"My dad's dream was always to see one of his three sons play at Anfield in Liverpool red – and it turned out to be his daughter. It was one of his proudest moments, seeing his daughter lead out the team as captain."
When Sophie Bradley-Auckland leads out Liverpool FC Women for the first ever Women’s Super League game at Anfield on Sunday, one person more than any other will know how she will be feeling.
- Tickets for LFC Women v Everton are available from the Anfield ticket office until 3pm on Saturday November 16
The pride is still evident in Julie Griffiths’ voice as she recalls the moment on December 9, 1997 when she and her teammates made history by running out for the first women’s derby at Anfield.
Julie, now 50, was the team captain and still remembers every moment of that night under the Anfield floodlights.
“When I heard about Sunday’s game, I was so excited for the players,” she says. “As a Liverpool player there is no better honour than to walk out on that pitch and hopefully with a big crowd. I want everyone there.
“Anfield will give the team inspiration. I know it did for me, that night I could have run forever. I was on adrenaline all night.
“The only advice I have for the girls is to take in every moment, from the minute you walk in the changing rooms, enjoy it, but when you get on that pitch it’s just another level on how you will feel. There’s no better stadium in the world, I just love the place.”
Julie Griffiths at Anfield
Julie, from West Derby, was born into a family of fanatical Reds and versed in the club’s culture from a very young age.
“I was six when I stood on the Kop for the first time with my brothers. They’d lift me up on the barriers. I grew up with this wonderful team winning everything in the ‘80s, it was massive in our family life.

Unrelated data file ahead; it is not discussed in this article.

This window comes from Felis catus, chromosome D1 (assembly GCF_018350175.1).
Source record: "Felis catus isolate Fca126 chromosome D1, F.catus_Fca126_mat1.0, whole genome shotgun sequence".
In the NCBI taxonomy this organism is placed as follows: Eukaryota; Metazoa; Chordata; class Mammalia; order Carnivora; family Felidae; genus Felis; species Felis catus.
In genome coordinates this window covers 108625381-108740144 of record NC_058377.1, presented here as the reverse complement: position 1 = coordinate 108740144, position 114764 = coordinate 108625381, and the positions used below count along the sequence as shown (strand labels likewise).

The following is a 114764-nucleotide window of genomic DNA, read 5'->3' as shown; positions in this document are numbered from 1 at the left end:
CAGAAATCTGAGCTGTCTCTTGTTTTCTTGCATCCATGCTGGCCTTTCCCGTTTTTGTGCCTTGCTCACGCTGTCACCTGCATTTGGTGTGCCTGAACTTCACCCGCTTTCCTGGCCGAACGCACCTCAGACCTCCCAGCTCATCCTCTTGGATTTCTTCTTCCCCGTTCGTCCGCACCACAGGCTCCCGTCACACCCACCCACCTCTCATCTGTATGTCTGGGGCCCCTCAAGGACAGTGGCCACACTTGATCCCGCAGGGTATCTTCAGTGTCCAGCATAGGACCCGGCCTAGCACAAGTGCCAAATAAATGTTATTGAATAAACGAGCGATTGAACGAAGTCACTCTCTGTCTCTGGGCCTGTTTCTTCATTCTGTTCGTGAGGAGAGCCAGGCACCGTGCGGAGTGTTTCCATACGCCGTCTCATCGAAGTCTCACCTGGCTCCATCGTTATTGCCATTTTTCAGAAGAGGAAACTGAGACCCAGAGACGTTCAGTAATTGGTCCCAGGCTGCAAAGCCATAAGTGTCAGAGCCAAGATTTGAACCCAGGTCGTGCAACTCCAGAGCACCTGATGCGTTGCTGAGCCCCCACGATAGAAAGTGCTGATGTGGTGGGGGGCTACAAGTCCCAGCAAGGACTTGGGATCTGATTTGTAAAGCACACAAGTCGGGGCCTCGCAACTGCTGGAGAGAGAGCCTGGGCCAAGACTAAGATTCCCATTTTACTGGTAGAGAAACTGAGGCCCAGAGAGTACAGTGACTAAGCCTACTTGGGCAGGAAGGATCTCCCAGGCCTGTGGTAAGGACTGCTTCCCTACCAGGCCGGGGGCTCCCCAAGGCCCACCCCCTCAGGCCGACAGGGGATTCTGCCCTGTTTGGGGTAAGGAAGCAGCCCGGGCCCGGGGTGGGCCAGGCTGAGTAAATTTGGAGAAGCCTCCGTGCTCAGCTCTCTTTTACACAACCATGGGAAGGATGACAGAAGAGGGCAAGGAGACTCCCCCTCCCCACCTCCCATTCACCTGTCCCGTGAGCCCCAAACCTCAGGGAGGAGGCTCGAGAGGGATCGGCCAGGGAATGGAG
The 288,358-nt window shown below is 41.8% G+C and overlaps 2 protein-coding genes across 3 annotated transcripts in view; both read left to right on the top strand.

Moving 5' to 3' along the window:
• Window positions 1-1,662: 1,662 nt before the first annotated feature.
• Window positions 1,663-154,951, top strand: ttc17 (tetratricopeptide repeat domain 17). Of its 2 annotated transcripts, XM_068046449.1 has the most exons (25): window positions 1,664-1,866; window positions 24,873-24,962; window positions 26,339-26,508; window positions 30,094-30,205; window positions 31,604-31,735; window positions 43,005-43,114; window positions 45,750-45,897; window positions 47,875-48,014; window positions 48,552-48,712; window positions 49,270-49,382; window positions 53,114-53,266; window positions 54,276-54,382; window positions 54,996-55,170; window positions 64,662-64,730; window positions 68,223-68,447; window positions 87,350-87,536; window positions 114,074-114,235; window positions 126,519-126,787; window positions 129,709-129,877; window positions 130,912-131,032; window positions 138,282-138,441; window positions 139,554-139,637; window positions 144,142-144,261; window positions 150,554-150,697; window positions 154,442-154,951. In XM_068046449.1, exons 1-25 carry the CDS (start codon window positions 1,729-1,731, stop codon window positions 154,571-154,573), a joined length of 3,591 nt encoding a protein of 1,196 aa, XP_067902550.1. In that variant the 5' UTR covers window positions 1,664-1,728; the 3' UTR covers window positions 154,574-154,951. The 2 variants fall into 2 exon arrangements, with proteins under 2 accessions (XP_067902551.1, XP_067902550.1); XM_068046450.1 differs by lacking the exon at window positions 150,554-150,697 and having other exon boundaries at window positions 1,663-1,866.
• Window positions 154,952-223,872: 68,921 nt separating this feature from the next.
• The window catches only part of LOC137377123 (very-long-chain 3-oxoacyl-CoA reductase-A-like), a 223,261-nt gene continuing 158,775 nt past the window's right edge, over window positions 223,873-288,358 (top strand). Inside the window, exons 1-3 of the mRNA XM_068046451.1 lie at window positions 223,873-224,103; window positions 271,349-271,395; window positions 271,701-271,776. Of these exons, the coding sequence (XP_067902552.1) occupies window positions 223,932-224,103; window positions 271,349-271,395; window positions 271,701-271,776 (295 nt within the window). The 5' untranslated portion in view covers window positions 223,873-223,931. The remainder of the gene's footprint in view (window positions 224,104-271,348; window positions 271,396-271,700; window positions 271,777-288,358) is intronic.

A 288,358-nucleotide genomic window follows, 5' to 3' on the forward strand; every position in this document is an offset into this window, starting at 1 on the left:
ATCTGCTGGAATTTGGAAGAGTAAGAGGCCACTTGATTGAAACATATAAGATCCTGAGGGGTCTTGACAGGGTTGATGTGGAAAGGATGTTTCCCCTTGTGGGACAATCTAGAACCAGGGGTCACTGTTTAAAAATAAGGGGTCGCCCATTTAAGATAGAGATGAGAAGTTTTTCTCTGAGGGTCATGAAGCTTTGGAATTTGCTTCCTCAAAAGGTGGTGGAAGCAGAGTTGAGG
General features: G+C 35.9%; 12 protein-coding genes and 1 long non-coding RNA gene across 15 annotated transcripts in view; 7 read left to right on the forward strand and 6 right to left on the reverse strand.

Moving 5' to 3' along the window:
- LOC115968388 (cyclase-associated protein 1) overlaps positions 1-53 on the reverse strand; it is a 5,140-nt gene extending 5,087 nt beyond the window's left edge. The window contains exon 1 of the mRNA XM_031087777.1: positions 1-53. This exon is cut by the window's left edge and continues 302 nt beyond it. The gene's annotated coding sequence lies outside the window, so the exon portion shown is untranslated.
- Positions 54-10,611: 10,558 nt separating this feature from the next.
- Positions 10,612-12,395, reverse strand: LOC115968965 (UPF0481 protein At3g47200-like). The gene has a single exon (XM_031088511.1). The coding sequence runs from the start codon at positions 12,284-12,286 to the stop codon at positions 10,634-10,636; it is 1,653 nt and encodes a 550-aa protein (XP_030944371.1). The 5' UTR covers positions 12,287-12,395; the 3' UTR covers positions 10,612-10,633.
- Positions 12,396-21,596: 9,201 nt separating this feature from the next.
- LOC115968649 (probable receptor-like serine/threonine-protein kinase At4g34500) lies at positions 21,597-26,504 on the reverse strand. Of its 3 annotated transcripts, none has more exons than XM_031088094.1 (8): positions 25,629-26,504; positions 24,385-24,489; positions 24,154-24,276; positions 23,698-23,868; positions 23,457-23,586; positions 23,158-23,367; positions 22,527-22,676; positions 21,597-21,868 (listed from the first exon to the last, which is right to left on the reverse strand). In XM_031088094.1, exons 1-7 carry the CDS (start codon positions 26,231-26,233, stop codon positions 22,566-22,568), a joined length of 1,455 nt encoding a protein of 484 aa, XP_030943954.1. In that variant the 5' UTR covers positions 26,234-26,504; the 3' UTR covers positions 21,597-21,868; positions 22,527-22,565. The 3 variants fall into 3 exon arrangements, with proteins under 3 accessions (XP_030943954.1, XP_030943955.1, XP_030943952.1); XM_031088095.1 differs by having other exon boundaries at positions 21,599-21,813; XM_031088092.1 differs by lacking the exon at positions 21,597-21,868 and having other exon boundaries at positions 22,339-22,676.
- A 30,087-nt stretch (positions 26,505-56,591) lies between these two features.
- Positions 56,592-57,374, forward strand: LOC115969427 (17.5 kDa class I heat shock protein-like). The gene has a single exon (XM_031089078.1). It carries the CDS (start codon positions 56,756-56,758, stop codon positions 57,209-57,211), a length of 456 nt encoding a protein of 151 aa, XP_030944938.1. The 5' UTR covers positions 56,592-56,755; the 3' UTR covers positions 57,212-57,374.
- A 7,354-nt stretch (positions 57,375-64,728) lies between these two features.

“Never in a million years when I started playing did I believe it would come to playing for Liverpool as captain. We were still amateur and I was working full-time at the shipping company where I still work now 32 years on.
“To get a derby in 1997 played at Anfield, with no social media and very little press coverage, was all down to our chairman, Sylvia Gore, and the great Brian Hall.”
Only the Main Stand was open for the game but a crowd of 5,000 turned up, though Julie wasn’t able to fulfil one of the traditional parts of an Anfield game for a Liverpool player.
“I didn’t touch the ‘This is Anfield’ sign – I couldn’t reach it at 4ft 10-and-a-half! But it was incredible,” she smiles.
“Leading the team out as captain in a Merseyside derby knowing all my family were in the stand, I could talk about it forever.”
Julie, who played ‘anywhere left’, started her football journey at 21 at Leasowe Pacific, who at the time were North West champions.
“I moved to Knowsley United. Sylvia Gore, who was a real pioneer in the women’s game, worked tirelessly with Brian Hall and the club became affiliated to Liverpool – that’s when we became Liverpool Ladies around 1993-94 I think.
“That was just amazing – training facilities became better, we were walking around in the Liverpool colours, we had to be tracksuited up. Everywhere we went we were representing the club, Kirkby Sports Centre was our home ground.
“We became Liverpool just as the FA formed the first women’s Premier League and things took off then.
“It’d be incredible to be playing as a professional now but when I played was a crucial time in the women’s game. It’s when we went from playing in parks to playing in stadiums like Highbury.
“I’m so proud and delighted at what is happening now but we started the process.”
The 1997 LFC squad at Highbury
While Arsenal were the dominant women’s side at the time, Julie and her squad came agonisingly close to putting silverware on the Anfield sideboard.
“We were beaten FA Cup finalists three times, it was the big tournament. It shows we were one of the big teams. We lost two finals to Arsenal and the final one to Croydon at the New Den. We lost on penalties, it was soul-destroying, we were the stronger team. We were always there or thereabouts.
“I packed in at Liverpool when I was 32. I felt there were younger kids coming through, but I regret it. I took a couple of months out and went to play at Chester for a couple of years, helping the younger players. I love that side of it and I’m involved in Riversdale at Aigburth now. I’m even doing a bit of playing still!”
And she is excited to have been one of the pioneers for the women’s game on Merseyside.
“I feel I’ve come full circle. I started off grassroots in the women’s league, I went to the pinnacle of my playing career with Liverpool and now I’m back with a grassroots team where I’m coaching and still doing a bit of playing.
“But I look at the women’s game now and think it’s remarkable. Just wow!”